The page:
However, the idea of living up to contract principles is cultural; it cannot suddenly be imposed by law. Those who have not been accustomed to adhering to Western principles may being sovereign simply say "to hell with them." For example, once foreign oil companies have contracted with the Iraqis, if a new dictator takes over, he might declare those properties nationalized and refuse to refund their investment. The only sanction the companies would have would be the refusal of other companies to do business with Iraq, on the ground that it did not live up to Western ideas of contract. (This is happening now in Argentina). Within the next years, we will see what happens.
The Rule of Law
Contract is not the only principle on which law must be developed. "The rule of law" requires that all citizens be treated alike, even the king or president. This rule was developed in medieval Europe, as courts were established independently of the sovereign. The newly developing common law agreed that kings may make the law, but once they had made it, they had to obey it.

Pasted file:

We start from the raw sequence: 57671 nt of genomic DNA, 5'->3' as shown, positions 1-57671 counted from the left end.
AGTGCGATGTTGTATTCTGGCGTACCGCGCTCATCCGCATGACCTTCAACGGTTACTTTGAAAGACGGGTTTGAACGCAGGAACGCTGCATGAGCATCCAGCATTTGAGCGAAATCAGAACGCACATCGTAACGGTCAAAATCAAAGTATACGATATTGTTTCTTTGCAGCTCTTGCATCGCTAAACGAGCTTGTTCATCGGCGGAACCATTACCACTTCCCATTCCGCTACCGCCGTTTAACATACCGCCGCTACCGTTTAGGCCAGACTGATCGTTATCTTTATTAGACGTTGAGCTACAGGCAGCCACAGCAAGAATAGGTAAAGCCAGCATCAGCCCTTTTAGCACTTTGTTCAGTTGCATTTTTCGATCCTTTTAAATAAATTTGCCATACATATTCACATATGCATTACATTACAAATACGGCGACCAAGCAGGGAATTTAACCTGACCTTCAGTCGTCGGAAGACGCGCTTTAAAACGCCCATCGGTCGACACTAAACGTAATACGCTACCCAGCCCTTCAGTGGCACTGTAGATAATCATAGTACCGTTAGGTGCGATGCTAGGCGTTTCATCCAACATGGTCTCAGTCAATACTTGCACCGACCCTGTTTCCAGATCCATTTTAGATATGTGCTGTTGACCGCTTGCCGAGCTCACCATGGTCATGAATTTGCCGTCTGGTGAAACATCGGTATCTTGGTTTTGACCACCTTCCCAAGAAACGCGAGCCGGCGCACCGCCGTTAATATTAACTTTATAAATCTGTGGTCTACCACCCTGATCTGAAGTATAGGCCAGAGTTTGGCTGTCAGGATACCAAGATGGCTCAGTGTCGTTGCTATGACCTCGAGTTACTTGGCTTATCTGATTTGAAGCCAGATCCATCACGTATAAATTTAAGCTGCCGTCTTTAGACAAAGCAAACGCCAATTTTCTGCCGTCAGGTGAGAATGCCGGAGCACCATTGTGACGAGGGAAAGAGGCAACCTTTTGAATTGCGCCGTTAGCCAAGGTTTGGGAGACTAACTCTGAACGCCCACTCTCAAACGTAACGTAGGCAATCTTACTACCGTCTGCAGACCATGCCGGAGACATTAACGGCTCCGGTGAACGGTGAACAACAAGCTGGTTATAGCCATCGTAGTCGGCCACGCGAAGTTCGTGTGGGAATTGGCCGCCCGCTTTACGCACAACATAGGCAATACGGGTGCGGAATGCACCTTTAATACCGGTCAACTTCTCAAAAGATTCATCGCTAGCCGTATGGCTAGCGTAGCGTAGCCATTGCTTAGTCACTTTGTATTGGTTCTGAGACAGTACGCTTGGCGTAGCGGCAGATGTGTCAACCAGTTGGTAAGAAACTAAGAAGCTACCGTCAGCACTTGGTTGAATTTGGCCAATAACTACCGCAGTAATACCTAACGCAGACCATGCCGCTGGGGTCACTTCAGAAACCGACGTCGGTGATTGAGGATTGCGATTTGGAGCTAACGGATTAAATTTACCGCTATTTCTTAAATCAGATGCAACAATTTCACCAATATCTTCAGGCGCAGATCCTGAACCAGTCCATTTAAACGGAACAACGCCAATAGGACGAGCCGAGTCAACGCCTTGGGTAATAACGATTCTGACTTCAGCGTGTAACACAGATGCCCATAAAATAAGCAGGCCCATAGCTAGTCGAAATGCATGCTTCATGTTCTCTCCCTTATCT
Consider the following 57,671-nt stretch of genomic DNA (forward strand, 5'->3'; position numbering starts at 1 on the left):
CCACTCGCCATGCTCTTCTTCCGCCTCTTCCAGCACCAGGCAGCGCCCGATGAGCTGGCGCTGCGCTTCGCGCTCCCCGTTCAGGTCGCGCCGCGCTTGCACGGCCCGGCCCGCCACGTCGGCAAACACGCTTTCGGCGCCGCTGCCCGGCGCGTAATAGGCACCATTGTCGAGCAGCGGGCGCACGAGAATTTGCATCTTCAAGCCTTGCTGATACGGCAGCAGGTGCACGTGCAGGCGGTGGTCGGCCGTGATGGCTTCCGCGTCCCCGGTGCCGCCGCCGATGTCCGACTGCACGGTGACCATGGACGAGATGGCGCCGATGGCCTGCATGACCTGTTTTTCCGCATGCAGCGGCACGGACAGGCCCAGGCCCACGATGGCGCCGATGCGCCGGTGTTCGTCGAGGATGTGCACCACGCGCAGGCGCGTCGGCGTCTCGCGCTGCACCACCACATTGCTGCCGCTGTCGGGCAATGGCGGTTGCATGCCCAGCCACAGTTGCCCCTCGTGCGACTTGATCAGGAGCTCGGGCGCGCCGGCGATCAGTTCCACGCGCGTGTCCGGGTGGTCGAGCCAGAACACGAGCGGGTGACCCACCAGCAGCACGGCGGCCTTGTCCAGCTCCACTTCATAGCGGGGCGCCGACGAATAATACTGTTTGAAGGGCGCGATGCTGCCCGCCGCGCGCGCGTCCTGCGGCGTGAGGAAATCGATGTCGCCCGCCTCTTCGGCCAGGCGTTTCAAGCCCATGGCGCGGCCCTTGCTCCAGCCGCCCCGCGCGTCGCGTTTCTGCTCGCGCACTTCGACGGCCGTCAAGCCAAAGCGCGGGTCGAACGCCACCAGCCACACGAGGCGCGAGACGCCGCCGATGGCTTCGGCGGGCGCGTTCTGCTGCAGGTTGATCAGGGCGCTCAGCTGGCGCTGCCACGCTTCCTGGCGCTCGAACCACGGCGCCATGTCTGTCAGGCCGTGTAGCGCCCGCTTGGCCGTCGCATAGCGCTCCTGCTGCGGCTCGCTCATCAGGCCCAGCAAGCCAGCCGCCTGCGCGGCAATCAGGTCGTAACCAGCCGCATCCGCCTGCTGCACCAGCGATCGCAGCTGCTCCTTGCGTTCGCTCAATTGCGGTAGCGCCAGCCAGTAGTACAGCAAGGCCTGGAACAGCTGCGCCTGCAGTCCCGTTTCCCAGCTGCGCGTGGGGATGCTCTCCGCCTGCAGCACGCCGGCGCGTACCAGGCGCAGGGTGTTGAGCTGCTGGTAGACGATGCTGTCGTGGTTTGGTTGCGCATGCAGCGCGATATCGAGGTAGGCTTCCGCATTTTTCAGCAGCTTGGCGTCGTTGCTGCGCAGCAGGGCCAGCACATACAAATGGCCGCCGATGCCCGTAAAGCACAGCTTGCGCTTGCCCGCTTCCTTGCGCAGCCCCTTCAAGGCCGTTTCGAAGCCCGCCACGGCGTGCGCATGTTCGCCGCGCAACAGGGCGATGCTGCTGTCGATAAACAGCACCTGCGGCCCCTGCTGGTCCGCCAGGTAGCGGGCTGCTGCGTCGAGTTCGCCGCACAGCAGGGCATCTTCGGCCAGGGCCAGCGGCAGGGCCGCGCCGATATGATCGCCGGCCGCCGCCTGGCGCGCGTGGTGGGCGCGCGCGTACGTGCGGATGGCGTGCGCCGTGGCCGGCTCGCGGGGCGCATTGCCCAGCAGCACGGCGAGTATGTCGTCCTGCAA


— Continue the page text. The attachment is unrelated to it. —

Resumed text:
Many governments today do not abide by the rule of law. For example, in Argentina it is possible to win a judgment by bribing the judge. In many countries one may "buy" a driver's license, even though the law requires passing a test. Multinational corporations have been known to obtain privileges by bribing the relevant government official. Some years ago, the United States passed a law making bribes by American corporations illegal. The corporations complained that this law put them at a disadvantage compared to foreign corporations that did not have the same constraint. So the United States and European countries signed a treaty extending this law to all corporations registered in their countries no bribes by any company to foreign governments. The extent to which this treaty is obeyed, of course, can only be guessed, but at least it is a step toward universal enforcement of the rule of law.